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17,000 potentially harmful chemicals kept secret under obscure law

By admin
Monday, January 4, 2010 11:37 EDT
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Of some 84,000 chemicals being used commercially in the United States, some 20 percent — or 17,000 — are kept secret not only from the public, but from medical professionals, state regulators and even emergency responders, according to a report at the Washington Post.

And the reason for this potentially harmful lack of openness? Profit.

A 1976 law, the Toxic Substances Control Act, mandates that manufacturers report to the Environmental Protection Agency any new chemicals they intend to market, but manufacturers can request that a chemical be kept secret if disclosure “could harm their bottom line,” the Washington Post reports.

Because they are secret, it’s impossible to tell how many of the 17,000 chemicals are potentially harmful to people. But the Post notes that, in March of last year, more than half of the “substantial risk” reports filed with the EPA involved secret chemicals.

And chemical makers may be abusing their privilege under the law. According to the EPA, in recent years 95 percent of manufacturers’ reports of new chemicals have made some request for secrecy. Ten of the secret chemicals are used in children’s products.

The Post reports that Congress this year will tackle reform of the 1976 law.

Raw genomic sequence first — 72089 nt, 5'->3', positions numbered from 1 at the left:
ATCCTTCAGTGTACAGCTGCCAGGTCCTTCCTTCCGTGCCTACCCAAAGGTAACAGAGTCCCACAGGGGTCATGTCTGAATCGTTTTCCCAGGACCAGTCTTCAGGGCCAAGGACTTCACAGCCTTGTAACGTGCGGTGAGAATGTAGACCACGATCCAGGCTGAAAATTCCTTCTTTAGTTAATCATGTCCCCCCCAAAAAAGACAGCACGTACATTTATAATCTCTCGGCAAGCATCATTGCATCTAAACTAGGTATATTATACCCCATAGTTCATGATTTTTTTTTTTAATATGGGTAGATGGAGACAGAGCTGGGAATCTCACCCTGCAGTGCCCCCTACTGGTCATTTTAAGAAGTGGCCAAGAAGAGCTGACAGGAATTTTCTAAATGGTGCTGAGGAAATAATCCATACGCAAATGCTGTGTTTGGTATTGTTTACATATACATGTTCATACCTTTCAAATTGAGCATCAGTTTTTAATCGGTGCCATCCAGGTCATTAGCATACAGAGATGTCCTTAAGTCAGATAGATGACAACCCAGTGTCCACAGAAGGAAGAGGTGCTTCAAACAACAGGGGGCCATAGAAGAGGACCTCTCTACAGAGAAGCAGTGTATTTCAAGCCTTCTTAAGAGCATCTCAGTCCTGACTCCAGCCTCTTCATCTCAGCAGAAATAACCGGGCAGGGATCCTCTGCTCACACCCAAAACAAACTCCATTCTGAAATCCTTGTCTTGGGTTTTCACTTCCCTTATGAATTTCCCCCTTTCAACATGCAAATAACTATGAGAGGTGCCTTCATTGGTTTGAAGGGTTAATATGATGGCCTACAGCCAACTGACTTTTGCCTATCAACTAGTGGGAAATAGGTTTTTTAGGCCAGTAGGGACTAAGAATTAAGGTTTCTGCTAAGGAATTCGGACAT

EPA head Lisa Jackson has begun an effort to increase transparency in commercial chemicals. The EPA recently announced it is creating a “Chemicals of Concern” list, which will detail substances that “may present an unreasonable risk of injury to health and the environment.” The power to do that was granted to the EPA under the 1976 law, but has never been used before.

Environment News Service reports:

Jackson says the 1976 law is both outdated and in need of reform. The decision to list the chemicals further signals “this administration’s commitment to aggressively use the tools at its disposal under TSCA,” she said.

“At the same time,” Jackson said, “I will continue to fight for comprehensive reform of the nation’s outdated chemical management laws that ensures a full assessment of the safety of chemicals on the market today and effective actions to reduce risks where chemicals do not meet the safety standard.”

“Chemical safety is an issue of utmost importance, especially for children, and this will remain a top priority for me and our agency going forward,” said Jackson, who is a mother.

In a press release, the EPA noted that, since the 1976 law was put on the books, the number of listed chemicals used in the US has increased from 60,000 to more than 80,000, but the EPA “has only successfully restricted or banned five existing chemicals and has only required testing on another two hundred existing chemicals.”

 
 
 
 
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